When dialing into a call center or credit card hotline, the first thing you’d expect is to be referred and spoken to the way you yourself sound; natural, organic and in other words, humanly. Apparently, the great majority of businesses don’t know how to take a hint, because we all seem to still find ourselves in what Rachel Metz writes for the technology review as “automated customer support hell.” That sure doesn’t sound too friendly, but then how can we work to make interactive voice response (IVR) systems sound not only more appealing, but comprehensive?
Ah, the ongoing battle regarding synthetic speech. Thankfully, some companies are taking that leap of faith in adopting new and innovative IVR software for improved customer care. Interactions, a company that sells this new kind of software for customer-care phone systems, is one of the few.
Apparently with this new software, users no longer have to go through an “interminable series of push-button choices,” and neither must they be confined to practically yelling out overly simple verbal commands which somehow ironically remain indistinguishable. Rather, they speak like they would to a human agent, and as Metz shockingly expresses, “it actually works.”
Software such as that offered by Interactions is “more than a solution to impossible [annoy] automated support systems,” instead serving as a prime symbol of software and human intelligence truly joining forces to work together. Can’t you just imagine the little white flag rising in compromise? Together, the two can be actually be quite harmonious.
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“The interactive voice-response (IVR) systems that you typically encounter when calling a company's support line send chatter through speech-to-text recognition software, which submits a text result to an application that decides what step to take next,” Metz explains. “Until recently, computers have had nowhere near a level of understanding or accuracy to match that of a person, so systems have required users to restrict possible replies.”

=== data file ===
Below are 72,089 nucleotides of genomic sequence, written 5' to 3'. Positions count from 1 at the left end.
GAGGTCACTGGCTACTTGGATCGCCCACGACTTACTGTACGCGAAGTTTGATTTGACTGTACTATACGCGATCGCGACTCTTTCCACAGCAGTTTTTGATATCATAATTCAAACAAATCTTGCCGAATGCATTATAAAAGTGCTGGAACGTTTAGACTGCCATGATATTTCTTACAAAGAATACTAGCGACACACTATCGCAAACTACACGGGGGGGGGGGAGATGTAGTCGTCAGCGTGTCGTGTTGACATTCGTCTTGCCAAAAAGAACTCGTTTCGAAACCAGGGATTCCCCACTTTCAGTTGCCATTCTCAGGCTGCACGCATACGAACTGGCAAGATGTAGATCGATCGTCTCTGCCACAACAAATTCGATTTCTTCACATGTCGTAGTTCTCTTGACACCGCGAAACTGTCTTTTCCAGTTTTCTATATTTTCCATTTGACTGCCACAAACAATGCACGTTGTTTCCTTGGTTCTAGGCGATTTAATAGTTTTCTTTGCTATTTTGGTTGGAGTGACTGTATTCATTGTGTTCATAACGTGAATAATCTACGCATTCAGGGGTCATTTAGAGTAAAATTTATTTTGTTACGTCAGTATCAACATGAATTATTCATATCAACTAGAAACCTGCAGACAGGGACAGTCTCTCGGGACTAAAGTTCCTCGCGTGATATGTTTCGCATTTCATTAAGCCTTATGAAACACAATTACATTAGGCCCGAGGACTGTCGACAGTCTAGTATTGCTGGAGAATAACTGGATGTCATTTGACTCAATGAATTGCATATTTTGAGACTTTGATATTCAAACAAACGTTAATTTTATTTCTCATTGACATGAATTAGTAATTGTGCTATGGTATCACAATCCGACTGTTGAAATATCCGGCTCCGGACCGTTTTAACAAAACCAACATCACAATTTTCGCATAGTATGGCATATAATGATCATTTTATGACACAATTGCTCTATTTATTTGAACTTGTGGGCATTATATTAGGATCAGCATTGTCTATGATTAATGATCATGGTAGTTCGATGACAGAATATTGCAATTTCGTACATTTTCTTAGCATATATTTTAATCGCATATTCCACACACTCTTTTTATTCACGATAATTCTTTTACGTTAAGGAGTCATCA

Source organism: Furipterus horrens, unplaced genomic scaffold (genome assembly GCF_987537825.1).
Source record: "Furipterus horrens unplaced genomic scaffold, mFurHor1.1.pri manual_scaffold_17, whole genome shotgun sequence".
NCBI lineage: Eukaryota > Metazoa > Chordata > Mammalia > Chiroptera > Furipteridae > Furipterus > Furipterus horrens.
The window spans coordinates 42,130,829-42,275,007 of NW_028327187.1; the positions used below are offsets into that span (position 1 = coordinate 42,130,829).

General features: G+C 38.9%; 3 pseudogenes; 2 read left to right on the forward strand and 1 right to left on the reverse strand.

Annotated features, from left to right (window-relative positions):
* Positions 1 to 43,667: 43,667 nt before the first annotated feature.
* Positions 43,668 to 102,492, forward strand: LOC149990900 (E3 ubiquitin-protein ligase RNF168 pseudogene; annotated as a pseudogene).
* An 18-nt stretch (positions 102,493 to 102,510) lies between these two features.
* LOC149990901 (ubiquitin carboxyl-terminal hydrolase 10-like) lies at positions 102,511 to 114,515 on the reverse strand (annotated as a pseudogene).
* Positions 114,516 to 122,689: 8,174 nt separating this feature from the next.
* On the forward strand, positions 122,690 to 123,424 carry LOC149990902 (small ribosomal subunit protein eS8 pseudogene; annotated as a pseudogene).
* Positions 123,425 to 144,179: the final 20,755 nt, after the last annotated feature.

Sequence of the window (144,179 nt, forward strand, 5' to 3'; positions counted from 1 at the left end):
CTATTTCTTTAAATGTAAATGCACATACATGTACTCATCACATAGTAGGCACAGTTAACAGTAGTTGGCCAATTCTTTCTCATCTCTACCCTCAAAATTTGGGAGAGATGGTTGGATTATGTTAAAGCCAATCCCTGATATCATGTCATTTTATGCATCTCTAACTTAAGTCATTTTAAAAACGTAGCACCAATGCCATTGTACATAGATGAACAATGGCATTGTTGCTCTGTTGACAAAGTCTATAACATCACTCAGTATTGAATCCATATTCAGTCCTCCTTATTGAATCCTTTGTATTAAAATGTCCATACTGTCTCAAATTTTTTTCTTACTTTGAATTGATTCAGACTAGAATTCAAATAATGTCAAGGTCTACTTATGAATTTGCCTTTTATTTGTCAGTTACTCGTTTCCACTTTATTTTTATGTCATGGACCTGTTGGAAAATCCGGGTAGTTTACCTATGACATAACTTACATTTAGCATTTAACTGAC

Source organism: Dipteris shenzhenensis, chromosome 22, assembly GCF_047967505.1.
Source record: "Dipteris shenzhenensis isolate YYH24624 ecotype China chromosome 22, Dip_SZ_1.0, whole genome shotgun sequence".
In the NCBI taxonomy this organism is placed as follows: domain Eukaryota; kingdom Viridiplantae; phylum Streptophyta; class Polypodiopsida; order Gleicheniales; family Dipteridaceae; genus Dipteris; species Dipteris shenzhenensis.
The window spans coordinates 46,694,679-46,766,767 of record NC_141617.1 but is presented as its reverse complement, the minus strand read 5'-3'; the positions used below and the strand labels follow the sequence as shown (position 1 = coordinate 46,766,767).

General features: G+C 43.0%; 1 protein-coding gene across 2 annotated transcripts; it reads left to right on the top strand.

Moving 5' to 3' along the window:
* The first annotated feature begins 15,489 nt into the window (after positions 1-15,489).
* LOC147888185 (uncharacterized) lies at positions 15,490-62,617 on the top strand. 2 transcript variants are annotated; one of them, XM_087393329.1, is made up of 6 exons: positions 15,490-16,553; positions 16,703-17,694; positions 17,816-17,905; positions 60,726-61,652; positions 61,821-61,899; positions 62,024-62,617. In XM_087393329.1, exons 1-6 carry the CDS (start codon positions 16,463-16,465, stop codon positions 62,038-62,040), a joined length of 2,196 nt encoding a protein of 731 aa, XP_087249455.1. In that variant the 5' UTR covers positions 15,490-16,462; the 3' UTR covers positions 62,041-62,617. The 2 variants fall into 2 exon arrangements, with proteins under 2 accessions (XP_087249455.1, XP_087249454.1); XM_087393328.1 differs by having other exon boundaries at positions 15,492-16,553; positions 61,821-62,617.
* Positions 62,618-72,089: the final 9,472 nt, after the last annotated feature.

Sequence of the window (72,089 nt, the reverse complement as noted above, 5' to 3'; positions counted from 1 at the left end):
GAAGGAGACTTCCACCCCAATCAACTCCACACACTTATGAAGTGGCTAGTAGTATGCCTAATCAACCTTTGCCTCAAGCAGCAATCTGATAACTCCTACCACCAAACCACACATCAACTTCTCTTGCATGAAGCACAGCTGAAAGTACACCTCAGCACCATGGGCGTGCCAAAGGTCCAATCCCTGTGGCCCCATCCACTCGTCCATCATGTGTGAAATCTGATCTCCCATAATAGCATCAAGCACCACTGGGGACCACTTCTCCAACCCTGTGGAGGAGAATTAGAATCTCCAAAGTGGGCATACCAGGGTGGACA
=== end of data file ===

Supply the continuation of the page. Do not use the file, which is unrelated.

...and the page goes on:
But today is a new day, and thanks to slow but sure improvements in natural language processing, a hybrid machine-human solution has surfaced, and the results are impressive. Interactions’ software, for example, can set up a hotel reservation – which can take up to six long steps with some programs – in just three, essentially cutting the caller’s time in half. Cutting down the amount of steps leaves the caller happy, but it conversely requires a lot of hard work behind the scenes, Metz points out, continuing by giving a detailed example:
“If you call the customer service number of a business that uses an Interactions application, you'll be greeted by an artificial assistant. Your responses are passed through speech recognition software, and answers to potentially complex questions like ‘How may I help you?’ and ‘What's your e-mail address?’ are routed to humans where they can be ‘translated’ into a straightforward typed phrase and sent on to the application. Answers to simpler questions like ‘What's your ZIP code?’ are sent straight to Interactions' software. The application brings together the two piles of data in real time to help you complete your call.”
The complexity of this process is thankfully met with big savings for businesses, as well as increased customer satisfaction. Perhaps when thinking about how to evolve your IVR system for enhanced usability, consider natural speech IVR software.
Interested in more about IVR? Be sure to follow industry-leader Plum Voice on Twitter (News - Alert) @PlumVoice for all of the latest!
Edited by Amanda Ciccatelli